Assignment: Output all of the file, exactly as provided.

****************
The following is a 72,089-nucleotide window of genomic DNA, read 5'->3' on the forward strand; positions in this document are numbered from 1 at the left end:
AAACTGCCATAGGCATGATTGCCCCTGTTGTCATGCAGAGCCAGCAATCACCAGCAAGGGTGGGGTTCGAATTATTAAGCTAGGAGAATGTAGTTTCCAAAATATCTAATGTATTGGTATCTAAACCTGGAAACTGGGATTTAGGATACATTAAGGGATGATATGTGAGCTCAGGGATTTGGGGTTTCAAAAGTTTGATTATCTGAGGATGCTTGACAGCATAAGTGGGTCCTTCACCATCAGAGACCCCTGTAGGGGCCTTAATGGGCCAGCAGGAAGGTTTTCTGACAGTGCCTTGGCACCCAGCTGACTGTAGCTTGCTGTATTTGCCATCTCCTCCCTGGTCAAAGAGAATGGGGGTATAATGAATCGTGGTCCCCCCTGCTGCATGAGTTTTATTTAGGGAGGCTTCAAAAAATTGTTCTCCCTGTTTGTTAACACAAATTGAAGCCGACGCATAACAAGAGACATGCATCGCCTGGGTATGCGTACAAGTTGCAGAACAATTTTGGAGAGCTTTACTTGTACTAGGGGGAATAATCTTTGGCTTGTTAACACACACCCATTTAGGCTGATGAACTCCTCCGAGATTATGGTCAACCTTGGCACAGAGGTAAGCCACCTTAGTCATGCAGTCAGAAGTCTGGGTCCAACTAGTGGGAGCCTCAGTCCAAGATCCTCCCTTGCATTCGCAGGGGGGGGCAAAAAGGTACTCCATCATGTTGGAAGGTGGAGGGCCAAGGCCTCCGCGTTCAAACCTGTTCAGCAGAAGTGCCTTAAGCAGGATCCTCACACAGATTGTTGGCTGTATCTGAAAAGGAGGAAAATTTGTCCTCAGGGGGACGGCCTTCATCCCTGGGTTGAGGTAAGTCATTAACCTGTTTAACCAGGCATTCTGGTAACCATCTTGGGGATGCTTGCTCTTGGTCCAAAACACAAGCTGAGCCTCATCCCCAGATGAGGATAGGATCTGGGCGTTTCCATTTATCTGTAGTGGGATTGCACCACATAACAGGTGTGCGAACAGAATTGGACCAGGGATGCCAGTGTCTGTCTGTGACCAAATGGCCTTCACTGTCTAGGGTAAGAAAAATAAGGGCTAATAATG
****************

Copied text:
The following is a 72,089-nucleotide window of genomic DNA, read 5'->3' on the forward strand; positions in this document are numbered from 1 at the left end:
AAACTGCCATAGGCATGATTGCCCCTGTTGTCATGCAGAGCCAGCAATCACCAGCAAGGGTGGGGTTCGAATTATTAAGCTAGGAGAATGTAGTTTCCAAAATATCTAATGTATTGGTATCTAAACCTGGAAACTGGGATTTAGGATACATTAAGGGATGATATGTGAGCTCAGGGATTTGGGGTTTCAAAAGTTTGATTATCTGAGGATGCTTGACAGCATAAGTGGGTCCTTCACCATCAGAGACCCCTGTAGGGGCCTTAATGGGCCAGCAGGAAGGTTTTCTGACAGTGCCTTGGCACCCAGCTGACTGTAGCTTGCTGTATTTGCCATCTCCTCCCTGGTCAAAGAGAATGGGGGTATAATGAATCGTGGTCCCCCCTGCTGCATGAGTTTTATTTAGGGAGGCTTCAAAAAATTGTTCTCCCTGTTTGTTAACACAAATTGAAGCCGACGCATAACAAGAGACATGCATCGCCTGGGTATGCGTACAAGTTGCAGAACAATTTTGGAGAGCTTTACTTGTACTAGGGGGAATAATCTTTGGCTTGTTAACACACACCCATTTAGGCTGATGAACTCCTCCGAGATTATGGTCAACCTTGGCACAGAGGTAAGCCACCTTAGTCATGCAGTCAGAAGTCTGGGTCCAACTAGTGGGAGCCTCAGTCCAAGATCCTCCCTTGCATTCGCAGGGGGGGGCAAAAAGGTACTCCATCATGTTGGAAGGTGGAGGGCCAAGGCCTCCGCGTTCAAACCTGTTCAGCAGAAGTGCCTTAAGCAGGATCCTCACACAGATTGTTGGCTGTATCTGAAAAGGAGGAAAATTTGTCCTCAGGGGGACGGCCTTCATCCCTGGGTTGAGGTAAGTCATTAACCTGTTTAACCAGGCATTCTGGTAACCATCTTGGGGATGCTTGCTCTTGGTCCAAAACACAAGCTGAGCCTCATCCCCAGATGAGGATAGGATCTGGGCGTTTCCATTTATCTGTAGTGGGATTGCACCACATAACAGGTGTGCGAACAGAATTGGACCAGGGATGCCAGTGTCTGTCTGTGACCAAATGGCCTTCACTGTCTAGGGTAAGAAAAATAAGGGCTAATAATG